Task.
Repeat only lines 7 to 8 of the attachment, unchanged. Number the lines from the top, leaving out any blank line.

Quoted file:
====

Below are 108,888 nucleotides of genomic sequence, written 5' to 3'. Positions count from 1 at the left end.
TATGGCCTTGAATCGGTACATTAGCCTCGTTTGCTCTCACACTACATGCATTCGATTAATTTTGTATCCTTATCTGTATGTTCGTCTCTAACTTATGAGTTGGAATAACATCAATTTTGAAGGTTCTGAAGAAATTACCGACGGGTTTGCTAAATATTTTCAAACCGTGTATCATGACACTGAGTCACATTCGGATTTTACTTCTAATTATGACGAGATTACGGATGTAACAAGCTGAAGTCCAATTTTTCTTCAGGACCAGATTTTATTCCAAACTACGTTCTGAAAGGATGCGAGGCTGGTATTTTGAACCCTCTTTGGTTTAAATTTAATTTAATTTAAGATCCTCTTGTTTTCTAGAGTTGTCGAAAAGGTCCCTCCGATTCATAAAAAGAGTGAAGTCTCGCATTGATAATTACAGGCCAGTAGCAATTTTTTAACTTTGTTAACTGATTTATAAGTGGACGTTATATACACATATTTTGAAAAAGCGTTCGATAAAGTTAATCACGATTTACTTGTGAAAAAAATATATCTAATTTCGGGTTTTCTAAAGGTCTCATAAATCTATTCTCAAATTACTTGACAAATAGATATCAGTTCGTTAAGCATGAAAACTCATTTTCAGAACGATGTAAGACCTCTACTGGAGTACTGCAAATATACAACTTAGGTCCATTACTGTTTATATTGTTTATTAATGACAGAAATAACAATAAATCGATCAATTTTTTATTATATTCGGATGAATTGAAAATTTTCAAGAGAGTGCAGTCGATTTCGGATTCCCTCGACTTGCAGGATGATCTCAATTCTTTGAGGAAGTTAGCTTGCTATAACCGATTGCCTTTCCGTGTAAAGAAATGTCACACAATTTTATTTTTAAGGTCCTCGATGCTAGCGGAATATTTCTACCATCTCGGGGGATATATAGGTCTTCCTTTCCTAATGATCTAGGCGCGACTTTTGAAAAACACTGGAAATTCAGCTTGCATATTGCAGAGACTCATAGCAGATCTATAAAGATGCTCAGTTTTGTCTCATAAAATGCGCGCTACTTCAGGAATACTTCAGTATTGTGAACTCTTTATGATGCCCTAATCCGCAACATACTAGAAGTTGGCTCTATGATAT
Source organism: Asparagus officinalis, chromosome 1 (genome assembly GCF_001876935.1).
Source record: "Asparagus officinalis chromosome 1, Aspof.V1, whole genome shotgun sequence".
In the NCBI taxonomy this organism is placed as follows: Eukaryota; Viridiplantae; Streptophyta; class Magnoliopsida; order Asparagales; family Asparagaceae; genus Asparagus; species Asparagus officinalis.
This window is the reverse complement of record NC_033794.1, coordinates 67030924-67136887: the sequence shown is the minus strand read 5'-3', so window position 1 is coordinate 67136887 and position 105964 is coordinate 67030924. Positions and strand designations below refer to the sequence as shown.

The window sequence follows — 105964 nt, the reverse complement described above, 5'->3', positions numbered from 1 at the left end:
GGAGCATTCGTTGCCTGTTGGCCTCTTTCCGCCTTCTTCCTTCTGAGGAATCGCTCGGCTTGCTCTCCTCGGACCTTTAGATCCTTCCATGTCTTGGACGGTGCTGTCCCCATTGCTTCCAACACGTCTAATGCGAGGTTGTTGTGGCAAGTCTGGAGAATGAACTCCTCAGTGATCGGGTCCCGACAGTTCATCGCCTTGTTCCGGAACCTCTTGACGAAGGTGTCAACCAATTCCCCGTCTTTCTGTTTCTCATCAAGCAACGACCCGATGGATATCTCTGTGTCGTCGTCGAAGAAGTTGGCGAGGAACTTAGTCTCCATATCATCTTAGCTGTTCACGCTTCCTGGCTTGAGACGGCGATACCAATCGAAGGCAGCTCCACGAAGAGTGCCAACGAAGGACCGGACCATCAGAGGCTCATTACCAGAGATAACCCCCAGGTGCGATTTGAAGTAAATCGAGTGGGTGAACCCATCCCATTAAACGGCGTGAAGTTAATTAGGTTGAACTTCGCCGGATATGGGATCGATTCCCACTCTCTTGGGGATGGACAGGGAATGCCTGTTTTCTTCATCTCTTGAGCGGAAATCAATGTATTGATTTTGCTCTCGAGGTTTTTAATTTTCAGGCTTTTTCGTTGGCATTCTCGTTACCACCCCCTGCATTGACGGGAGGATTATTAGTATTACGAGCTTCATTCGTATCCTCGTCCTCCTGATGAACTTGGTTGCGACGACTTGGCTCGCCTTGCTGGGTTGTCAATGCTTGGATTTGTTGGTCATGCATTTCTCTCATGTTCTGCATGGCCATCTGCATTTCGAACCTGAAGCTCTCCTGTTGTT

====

The window sequence follows — 105964 nt, the reverse complement described above, 5'->3', positions numbered from 1 at the left end:
GGAGCATTCGTTGCCTGTTGGCCTCTTTCCGCCTTCTTCCTTCTGAGGAATCGCTCGGCTTGCTCTCCTCGGACCTTTAGATCCTTCCATGTCTTGGACGGTGCTGTCCCCATTGCTTCCAACACGTCTAATGCGAGGTTGTTGTGGCAAGTCTGGAGAATGAACTCCTCAGTGATCGGGTCCCGACAGTTCATCGCCTTGTTCCGGAACCTCTTGACGAAGGTGTCAACCAATTCCCCGTCTTTCTGTTTCTCATCAAGCAACGACCCGATGGATATCTCTGTGTCGTCGTCGAAGAAGTTGGCGAGGAACTTAGTCTCCATATCATCTTAGCTGTTCACGCTTCCTGGCTTGAGACGGCGATACCAATCGAAGGCAGCTCCACGAAGAGTGCCAACGAAGGACCGGACCATCAGAGGCTCATTACCAGAGATAACCCCCAGGTGCGATTTGAAGTAAATCGAGTGGGTGAACCCATCCCATTAAACGGCGTGAAGTTAATTAGGTTGAACTTCGCCGGATATGGGATCGATTCCCACTCTCTTGGGGATGGACAGGGAATGCCTGTTTTCTTCATCTCTTGAGCGGAAATCAATGTATTGATTTTGCTCTCGAGGTTTTTAATTTTCAGGCTTTTTCGTTGGCATTCTCGTTACCACCCCCTGCATTGACGGGAGGATTATTAGTATTACGAGCTTCATTCGTATCCTCGTCCTCCTGATGAACTTGGTTGCGACGACTTGGCTCGCCTTGCTGGGTTGTCAATGCTTGGATTTGTTGGTCATGCATTTCTCTCATGTTCTGCATGGCCATCTGCATTTCGAACCTGAAGCTCTCCTGTTGTT